category. Nonspecified species were defined as a residual category of 
species and species groups of no current or foreseeable economic value 
or ecological importance, which are taken in the groundfish fishery as 
incidental catch and are in no apparent danger of depletion, and for 
which virtually no data exists that would allow population assessments.
    In 2010, the Council recommended and NMFS removed the nonspecified 
species category from the FMPs when the FMPs were revised to meet 
Magnuson-Stevens Act requirements for annual catch limits (ACLs) and 
accountability measures (AMs) under Amendment 96 to the BSAI FMP and 
Amendment 87 to the GOA FMP (Amendments 96/87, 75 FR 38454, July 2, 
2010). The nonspecified species, including grenadiers, were removed 
from the FMPs because these species were too poorly understood to set 
ACLs and AMs or to develop a management regime.
    Amendments 96/87 also amended the FMPs to organize the species 
remaining in the FMPs according to the National Standard 1 guidelines 
(50 CFR 600.310). In the National Standard 1 guidelines NMFS recommends 
two categories for species in an FMP: ``stocks in the fishery'' and 
``ecosystem component (EC) species.''
    ``Stocks in the fishery'' are defined in the National Standard 1 
guidelines (Sec.  600.310(d)(2)). ``Stocks in the fishery'' include (1) 
stocks that are targeted, and retained for sale or personal use; (2) 
stocks that are not directly targeted but are taken incidentally in 
other directed fisheries, and are retained for sale or personal use; or 
(3) stocks not targeted or retained but are taken as incidental catch 
and for which overfishing or overfished status may be a concern.
    NMFS created the EC species category to encourage ecosystem 
approaches to management and to incorporate ecosystem considerations 
for species that are not ``stocks in the fishery'' (74 FR 3178, January 
16, 2009). EC species are defined in the National Standard 1 guidelines 
(Sec.  600.310(d)(5)). In order to be designated an EC species, the 
species or species group should be (1) a non-targeted species or 
species group; (2) not subject to overfishing, overfished, or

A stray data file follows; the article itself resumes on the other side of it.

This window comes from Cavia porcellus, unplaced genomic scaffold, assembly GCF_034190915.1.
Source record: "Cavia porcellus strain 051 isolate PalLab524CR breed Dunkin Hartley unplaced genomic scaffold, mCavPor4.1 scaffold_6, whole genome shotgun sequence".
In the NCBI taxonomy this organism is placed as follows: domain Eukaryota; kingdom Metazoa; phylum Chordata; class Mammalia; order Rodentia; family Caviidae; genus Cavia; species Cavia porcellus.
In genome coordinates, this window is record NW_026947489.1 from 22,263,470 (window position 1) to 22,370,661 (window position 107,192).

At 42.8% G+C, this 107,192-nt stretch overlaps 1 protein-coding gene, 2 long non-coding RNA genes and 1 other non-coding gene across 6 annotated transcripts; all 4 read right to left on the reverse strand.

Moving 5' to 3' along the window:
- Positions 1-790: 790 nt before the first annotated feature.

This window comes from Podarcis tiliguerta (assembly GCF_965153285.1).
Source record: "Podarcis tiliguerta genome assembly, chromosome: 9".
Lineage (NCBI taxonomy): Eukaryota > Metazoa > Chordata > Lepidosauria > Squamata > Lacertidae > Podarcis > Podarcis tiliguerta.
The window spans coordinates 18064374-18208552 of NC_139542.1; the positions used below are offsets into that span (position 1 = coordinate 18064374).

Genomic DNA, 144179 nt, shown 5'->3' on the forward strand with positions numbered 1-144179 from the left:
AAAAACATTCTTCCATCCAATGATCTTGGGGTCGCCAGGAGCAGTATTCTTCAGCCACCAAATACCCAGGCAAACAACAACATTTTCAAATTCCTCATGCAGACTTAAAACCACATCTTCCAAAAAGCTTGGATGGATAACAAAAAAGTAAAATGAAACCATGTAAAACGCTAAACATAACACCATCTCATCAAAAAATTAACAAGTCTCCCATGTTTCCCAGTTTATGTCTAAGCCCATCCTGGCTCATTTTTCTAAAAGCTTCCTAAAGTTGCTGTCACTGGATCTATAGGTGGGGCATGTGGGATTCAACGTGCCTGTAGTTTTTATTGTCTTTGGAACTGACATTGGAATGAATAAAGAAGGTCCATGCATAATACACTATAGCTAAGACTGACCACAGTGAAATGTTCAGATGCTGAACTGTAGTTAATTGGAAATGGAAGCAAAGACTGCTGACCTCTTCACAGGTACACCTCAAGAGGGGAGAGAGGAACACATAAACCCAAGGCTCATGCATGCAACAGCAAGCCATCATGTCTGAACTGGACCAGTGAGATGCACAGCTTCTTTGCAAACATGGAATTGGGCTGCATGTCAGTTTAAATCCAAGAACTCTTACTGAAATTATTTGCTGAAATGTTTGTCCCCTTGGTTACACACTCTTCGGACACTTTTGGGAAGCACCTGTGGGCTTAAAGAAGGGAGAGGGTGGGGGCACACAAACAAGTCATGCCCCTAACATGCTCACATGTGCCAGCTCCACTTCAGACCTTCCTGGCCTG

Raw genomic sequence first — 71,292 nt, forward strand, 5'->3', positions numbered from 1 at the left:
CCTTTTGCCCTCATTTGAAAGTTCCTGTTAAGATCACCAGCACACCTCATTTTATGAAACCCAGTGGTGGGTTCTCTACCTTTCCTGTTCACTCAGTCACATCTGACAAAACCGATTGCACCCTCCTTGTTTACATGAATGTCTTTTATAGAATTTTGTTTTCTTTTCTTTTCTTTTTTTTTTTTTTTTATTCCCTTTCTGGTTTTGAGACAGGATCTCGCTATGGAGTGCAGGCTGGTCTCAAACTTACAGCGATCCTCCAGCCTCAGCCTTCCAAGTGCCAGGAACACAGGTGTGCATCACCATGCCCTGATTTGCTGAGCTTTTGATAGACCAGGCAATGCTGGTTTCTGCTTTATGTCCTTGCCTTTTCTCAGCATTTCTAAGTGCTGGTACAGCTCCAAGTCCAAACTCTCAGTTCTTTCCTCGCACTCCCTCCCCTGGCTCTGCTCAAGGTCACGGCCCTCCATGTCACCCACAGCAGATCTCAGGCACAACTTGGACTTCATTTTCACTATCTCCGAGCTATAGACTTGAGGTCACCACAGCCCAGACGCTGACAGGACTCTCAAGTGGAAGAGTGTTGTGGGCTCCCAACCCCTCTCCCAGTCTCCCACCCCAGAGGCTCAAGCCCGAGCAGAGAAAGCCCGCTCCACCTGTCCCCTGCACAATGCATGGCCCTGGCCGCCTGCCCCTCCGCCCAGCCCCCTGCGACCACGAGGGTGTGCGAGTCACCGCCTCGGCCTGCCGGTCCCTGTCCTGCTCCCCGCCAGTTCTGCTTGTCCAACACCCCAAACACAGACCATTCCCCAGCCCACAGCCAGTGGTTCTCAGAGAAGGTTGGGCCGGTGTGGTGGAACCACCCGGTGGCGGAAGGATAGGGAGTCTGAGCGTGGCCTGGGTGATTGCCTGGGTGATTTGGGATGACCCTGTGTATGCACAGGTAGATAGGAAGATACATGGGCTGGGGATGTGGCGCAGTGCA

approaching an overfished condition; (3) not likely to become subject 
to overfishing or overfished in the absence of conservation and 
management measures; and (4) not generally retained for sale or 
personal use.
    Amendments 96/87 established the EC category and designated 
prohibited species (which include salmon, steelhead trout, crab, 
halibut, and herring) and forage fish (as defined in Table 2c to part 
679 and Sec.  679.20(i)) as EC species in the FMPs. For EC species, 
NMFS maintained conservation regulations applicable to the specific EC 
species. These include prohibiting the retention of prohibited species, 
prohibiting directed fishing for forage fish, and establishing a limit 
on the incidental harvest of forage fish while directed fishing for 
other groundfish species, known as a maximum retainable amount, of 2 
percent. Regulations at 50 CFR 679.2 define the term ``directed 
fishing.'' Regulations at Sec.  679.20(e) describe the application and 
calculation of maximum retainable amounts.
    When the Council recommended Amendments 96/87, it recognized that 
as information on a nonspecified species improves, it would consider 
moving that species back into the FMP, either as a ``stock in the 
fishery'' or as an EC species. In 2010, the Council initiated an 
analysis to consider moving grenadiers back into the FMPs. The Council 
determined that sufficient information exists for grenadiers to address 
them in the FMPs, as reflected in the Analysis prepared for this action 
(see ADDRESSES). The Analysis provides

[[Page 27559]]

the best available information on grenadiers and considers two action 
alternatives: Include grenadiers in the FMP as an EC species, or 
include grenadiers in the FMP as a ``stock in the fishery.''

Amendments 100/91 to the FMPs

    In February 2014, the Council voted unanimously to recommend 
Amendments 100/91 to the FMPs to add grenadiers to the EC category in 
the FMPs. The Council and NMFS recognized that adding grenadiers to the 
FMPs in the EC category would acknowledge their role in the ecosystem 
and limit the groundfish fisheries' impact on grenadiers. Adding 
grenadiers to the EC category would allow for improved data collection 
and catch monitoring appropriate for grenadiers given their abundance, 
distribution, and catch. The Council and NMFS determined that 
grenadiers are not a ``stock in the fishery'' because (1) grenadiers 
are not a target stock; (2) they are not generally retained for sale or 
personal use; and (3) they are not overfished, subject to overfishing, 
or approaching an overfished or overfishing status. The following 
information describes why grenadiers would be appropriate to include in 
the FMPs as an EC species group based on information summarized from 
the Analysis.
    Grenadiers are not a targeted species group and are not generally 
retained for sale or personal use. Grenadiers have no current or 
foreseeable economic value. Section 3.3 of the Analysis explains that